Editor’s Note: Read more unknown and curious design origin stories here.
The rainbow flag, which has become a universal symbol of hope for LGBTQ people around the world, first flew in San Francisco’s United Nations Plaza for Gay Pride Day, on June 25, 1978.
It had eight colors – two more than today’s version – and was designed by Gilbert Baker, an openly gay artist and activist. He had been commissioned to design a symbol for the LGBTQ community by his friend Harvey Milk, the first openly gay elected official in California.
Baker drew inspiration from the US national flag, which had celebrated its bicentennial in 1976, and an actual rainbow, which displays the colors of the light spectrum in roughly the same sequence as the flag. He assigned a meaning to each of the colors: hot pink for sex, red for life, orange for healing, yellow for sunlight, green for nature, turquoise for magic, blue for harmony and violet for spirit.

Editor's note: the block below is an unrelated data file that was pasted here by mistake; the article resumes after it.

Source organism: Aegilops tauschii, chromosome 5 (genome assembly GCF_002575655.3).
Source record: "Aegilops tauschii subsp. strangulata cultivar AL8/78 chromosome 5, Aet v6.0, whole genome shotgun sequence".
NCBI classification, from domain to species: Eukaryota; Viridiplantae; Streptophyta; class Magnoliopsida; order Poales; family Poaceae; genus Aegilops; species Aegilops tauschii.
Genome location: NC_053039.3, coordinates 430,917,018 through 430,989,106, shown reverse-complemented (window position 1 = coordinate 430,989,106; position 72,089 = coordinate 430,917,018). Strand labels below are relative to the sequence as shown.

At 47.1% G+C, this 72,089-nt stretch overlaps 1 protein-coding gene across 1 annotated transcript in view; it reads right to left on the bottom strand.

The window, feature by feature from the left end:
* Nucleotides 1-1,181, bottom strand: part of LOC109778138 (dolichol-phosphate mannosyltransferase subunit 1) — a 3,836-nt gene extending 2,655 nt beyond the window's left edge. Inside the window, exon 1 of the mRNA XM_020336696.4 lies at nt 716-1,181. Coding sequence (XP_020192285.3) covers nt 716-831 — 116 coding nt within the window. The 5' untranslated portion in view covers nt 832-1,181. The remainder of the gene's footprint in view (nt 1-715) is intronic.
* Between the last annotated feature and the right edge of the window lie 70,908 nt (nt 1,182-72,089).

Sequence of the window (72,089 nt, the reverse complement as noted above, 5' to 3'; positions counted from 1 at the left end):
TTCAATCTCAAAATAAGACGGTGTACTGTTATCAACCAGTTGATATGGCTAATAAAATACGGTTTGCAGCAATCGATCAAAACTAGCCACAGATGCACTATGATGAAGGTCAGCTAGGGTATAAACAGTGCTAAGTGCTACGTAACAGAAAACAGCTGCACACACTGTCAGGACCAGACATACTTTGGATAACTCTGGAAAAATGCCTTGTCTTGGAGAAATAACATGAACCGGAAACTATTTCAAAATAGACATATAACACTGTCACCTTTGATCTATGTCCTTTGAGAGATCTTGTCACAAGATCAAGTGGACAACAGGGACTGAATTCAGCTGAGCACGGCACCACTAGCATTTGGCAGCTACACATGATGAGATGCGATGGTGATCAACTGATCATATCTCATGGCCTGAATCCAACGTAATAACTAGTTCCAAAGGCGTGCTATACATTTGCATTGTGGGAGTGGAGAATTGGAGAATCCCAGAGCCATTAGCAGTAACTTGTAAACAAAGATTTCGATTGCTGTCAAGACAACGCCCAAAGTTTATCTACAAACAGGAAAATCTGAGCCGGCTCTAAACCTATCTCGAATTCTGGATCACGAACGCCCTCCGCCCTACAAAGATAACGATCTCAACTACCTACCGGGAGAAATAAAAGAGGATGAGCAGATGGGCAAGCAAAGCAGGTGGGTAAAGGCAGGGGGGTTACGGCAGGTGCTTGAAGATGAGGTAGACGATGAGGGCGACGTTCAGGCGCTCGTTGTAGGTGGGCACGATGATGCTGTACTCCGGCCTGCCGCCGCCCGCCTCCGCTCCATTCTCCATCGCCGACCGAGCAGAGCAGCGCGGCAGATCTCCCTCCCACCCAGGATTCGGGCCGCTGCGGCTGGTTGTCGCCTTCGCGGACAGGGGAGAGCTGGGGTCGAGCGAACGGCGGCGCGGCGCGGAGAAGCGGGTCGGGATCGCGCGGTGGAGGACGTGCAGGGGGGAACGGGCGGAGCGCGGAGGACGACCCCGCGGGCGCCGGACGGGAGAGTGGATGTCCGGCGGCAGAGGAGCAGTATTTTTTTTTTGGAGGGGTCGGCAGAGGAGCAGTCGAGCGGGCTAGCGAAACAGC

The first flag measured 30 by 60 feet and Baker, who was then 27 years old, had sewn it by hand. “When it went up and the wind finally took it out of my hands, it blew my mind,” he told CNN in a 2015 interview. “I saw immediately how everyone around me owned that flag. I thought: It’s better than I ever dreamed.”
After that successful debut, Baker removed two colors from the design to make it easier to mass produced, dropping pink and turquoise and settling with the current six-hue configuration.
Baker died in 2017, aged 65. In the same 2015 CNN interview, he revealed the rationale behind the design of the flag. “We needed something to express our joy, our beauty, our power. And the rainbow did that,” he said.
“We’re an ancient, wonderful tribe of people. We picked something from nature. We picked something beautiful.”